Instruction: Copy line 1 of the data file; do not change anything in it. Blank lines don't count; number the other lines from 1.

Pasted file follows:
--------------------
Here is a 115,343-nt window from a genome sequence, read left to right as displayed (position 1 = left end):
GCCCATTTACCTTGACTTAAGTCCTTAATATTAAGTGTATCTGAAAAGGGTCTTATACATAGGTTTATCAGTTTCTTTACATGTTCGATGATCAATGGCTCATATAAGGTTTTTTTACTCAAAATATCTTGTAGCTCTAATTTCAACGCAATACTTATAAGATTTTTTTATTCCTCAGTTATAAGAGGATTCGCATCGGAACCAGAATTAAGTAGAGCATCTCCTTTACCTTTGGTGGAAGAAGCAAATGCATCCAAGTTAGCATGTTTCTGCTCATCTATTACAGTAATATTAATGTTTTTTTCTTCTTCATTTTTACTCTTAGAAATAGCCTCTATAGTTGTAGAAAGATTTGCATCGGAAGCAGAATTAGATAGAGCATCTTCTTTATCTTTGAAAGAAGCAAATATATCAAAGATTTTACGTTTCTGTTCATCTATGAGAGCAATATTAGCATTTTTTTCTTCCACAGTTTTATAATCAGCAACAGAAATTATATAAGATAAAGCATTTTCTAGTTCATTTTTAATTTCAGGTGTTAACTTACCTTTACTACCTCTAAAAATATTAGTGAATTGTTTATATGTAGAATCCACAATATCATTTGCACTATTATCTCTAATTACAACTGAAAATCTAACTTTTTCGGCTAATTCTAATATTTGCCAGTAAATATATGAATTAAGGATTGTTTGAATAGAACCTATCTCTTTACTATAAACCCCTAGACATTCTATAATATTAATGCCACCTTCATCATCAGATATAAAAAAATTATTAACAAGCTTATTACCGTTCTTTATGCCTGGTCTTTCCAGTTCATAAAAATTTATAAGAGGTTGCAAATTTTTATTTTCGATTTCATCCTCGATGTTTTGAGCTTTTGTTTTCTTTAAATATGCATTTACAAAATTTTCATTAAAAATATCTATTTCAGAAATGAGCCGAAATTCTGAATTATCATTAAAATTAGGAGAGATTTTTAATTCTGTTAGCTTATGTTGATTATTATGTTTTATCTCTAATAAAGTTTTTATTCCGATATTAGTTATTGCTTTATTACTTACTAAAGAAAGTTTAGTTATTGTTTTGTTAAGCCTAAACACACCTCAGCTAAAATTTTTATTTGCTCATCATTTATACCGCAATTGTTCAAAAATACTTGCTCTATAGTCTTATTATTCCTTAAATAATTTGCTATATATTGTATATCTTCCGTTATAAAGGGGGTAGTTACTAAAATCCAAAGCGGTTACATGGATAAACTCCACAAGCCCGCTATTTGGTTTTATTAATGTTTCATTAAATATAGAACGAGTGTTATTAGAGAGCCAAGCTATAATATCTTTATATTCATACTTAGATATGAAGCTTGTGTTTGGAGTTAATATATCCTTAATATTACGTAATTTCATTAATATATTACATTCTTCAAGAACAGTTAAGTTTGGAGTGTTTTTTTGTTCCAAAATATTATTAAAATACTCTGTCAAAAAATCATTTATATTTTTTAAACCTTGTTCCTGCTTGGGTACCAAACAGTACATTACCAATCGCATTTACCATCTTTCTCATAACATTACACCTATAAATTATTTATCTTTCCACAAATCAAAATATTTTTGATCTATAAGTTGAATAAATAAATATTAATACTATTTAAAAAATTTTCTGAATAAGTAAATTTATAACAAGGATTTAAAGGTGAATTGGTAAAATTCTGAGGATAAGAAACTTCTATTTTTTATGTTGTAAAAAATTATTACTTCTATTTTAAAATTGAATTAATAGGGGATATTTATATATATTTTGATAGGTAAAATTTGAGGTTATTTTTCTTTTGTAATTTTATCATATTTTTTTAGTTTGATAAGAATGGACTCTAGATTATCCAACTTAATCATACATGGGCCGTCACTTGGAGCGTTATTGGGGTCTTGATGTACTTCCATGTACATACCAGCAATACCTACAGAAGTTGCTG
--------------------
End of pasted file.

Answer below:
Here is a 115,343-nt window from a genome sequence, read left to right as displayed (position 1 = left end):